Each year Carers Rights Day brings organisations across the UK together to help carers in their local community know their rights and find out how to get help and support.
Having the right information at the right time can make all the difference when you’re caring for someone.
Every day 6,000 people become carers but often it’s not something they have planned for.
Carers rights in the workplace
If you are looking after someone who is older or has disabilities you are protected under the Equality Act 2010 against direct discrimination or harassment because of your caring responsibilities.
Direct discrimination is where you are treated less favourably than someone else because you are caring for an elderly or disabled person.
This could include:
- not being offered a job
- refused promotion – this could be because your employer is concerned you won’t be focused on the job
- given less favourable employment terms
Support from your employer
It’s worth checking your employer’s policies for supporting carers.
Find out what support and policies your employer has by checking your contract, staff handbook or intranet. You can also speak to your line manager, the personnel department in your organisation, or your trade union.
You do not have to tell your employer about your caring responsibilities, but you might find that if you do inform them about your situation they can help you manage your two roles.
It may also help to discuss your situation with someone you trust at work. You may find that other colleagues are also carers and that together you are more able to talk to your employer about how they can support you in juggling work and caring
Looking after someone can take up a lot of your time and effort. You might be worried about what to do if complications arise with the person you’re looking after when you are supposed to be working. But there are things that you can do to help you cope with the pressures of work and care.
Check if you have:
- a right to take time off in an emergency, for example, to arrange alternative care if the care package you have in place breaks down;
- rights to parental leave;
- a right to ask for flexible working; for example, to work part-time or flexi-time, or to do some or all of your job from home;
- information about your employer’s own policies for carers in the workplace: for example, career breaks, and early retirement.
This could include:
- flexible start or finish times
- home working
- annualised hours
- compressed hours
- shift swapping
- job sharing
- term-time working
- part-time working
- flexible holidays
If you have worked for your employer for at least 26 weeks you can apply to make a permanent change to your terms and conditions. Flexible working can be a very helpful tool in helping you to balance work and your caring commitments.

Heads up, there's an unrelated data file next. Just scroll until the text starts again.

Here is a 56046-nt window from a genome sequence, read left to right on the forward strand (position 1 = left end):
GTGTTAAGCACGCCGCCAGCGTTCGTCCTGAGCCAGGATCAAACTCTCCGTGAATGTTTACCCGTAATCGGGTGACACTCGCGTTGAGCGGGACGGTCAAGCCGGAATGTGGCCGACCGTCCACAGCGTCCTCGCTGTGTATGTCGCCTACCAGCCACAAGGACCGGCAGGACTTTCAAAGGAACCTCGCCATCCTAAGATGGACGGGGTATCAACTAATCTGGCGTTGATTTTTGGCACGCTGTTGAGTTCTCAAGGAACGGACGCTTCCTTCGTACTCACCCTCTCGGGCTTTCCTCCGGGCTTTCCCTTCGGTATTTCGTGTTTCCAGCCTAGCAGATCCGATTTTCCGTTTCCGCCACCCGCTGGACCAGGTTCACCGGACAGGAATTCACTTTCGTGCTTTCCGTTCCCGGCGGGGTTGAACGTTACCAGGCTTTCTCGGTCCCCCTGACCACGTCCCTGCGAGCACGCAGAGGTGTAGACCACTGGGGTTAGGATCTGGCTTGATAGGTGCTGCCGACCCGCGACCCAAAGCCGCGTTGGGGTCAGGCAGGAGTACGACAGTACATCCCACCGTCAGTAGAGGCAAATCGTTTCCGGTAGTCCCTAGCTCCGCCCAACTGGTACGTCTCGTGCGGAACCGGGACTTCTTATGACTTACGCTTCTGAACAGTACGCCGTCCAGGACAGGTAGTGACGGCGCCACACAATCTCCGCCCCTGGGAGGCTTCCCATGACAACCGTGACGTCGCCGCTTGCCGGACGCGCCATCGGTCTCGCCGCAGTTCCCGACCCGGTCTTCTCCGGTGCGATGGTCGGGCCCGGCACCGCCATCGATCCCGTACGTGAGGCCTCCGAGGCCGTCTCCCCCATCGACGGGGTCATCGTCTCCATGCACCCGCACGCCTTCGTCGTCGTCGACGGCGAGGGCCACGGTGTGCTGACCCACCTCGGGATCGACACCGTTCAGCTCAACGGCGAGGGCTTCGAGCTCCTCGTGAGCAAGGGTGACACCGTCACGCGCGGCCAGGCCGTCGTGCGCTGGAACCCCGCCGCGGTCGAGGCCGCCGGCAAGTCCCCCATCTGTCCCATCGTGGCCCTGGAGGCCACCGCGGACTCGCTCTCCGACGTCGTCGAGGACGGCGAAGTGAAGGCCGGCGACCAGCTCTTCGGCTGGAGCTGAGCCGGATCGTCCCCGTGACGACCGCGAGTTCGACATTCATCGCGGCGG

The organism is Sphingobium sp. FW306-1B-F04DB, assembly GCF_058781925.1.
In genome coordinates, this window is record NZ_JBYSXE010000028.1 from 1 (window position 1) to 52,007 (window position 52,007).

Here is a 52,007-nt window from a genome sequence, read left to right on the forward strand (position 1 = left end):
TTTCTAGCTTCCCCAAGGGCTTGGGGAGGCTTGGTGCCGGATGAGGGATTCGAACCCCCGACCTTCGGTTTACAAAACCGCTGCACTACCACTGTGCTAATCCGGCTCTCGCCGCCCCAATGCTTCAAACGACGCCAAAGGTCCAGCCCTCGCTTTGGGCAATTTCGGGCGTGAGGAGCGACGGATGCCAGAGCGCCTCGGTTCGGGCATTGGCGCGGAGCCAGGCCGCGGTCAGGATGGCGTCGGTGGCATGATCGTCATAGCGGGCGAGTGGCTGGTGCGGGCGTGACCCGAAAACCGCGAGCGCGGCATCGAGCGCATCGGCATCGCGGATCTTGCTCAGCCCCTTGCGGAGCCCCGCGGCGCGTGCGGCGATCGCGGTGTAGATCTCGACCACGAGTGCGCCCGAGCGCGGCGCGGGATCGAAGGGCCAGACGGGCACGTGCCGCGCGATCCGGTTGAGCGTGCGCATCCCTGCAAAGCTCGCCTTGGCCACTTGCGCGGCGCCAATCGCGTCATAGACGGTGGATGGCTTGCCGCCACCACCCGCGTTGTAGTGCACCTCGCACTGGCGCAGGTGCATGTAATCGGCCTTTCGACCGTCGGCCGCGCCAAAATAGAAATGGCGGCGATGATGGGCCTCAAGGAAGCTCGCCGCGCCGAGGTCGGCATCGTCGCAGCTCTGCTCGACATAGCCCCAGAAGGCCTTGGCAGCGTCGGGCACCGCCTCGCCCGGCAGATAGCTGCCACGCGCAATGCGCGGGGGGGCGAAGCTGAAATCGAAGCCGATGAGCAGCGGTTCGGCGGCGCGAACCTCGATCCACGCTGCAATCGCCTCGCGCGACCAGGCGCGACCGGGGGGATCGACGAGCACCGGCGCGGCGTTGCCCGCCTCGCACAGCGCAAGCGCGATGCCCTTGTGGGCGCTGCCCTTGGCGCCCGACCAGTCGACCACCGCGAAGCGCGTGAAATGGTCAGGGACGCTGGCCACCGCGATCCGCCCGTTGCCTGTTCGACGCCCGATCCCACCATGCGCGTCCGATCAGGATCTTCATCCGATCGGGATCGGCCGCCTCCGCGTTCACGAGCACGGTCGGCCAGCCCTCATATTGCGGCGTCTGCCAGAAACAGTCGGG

An employer can refuse a request for flexible working if it is not in the best interests of the business. This might be if it would be too expensive or could affect the performance of the business.
If your employer refuses your request, you may be given the right to appeal. You may have some new information that would help them reconsider their decision. It is a good idea to get advice from your union representative (if you belong to a union), a staff representative or your HR department.
Looking after a child and working can be very stressful. There might be times when you are unable to go to work. Make yourself aware of your rights to parental leave so that you are prepared if there ever comes a time when you are unable to go to work.
If you have at least one year’s continuous service with your employer and are responsible for a child aged under five (or under 18 if the child receives Disability Living Allowance) you are entitled to:
- 13 weeks (unpaid) parental leave per child to look after your child, or
- 18 weeks (unpaid) parental leave per child to look after your child with disabilities
Leave can be taken in blocks of one week up to a maximum of four weeks leave in a year (for each child). It can also be taken in one day, or multiples of a day if the leave is to care for a child with disabilities, again to a maximum of four weeks in a year. This leave needs to be booked 21 days in advance.
Time off for an emergency
If you look after someone there may be times when you cannot go to work because there is an emergency involving the person you look after. You might be worried because you’re not sure what you should do in this situation, but you may be entitled to time off work for such emergencies. This means you have peace of mind knowing that if the worst should happen, you can be there to support the person you look after.
To use this right to time off, you must inform your employer as soon as possible after the emergency has happened. You cannot be victimised or dismissed by your employer for requesting time off in emergencies.
It is important to try to sort out any problems if you feel your employer is not being reasonable. But if this does not work, you may want to think about making a formal complaint (or grievance). Your employer should have a policy that explains how you do this. Ask a union or staff representative for further advice.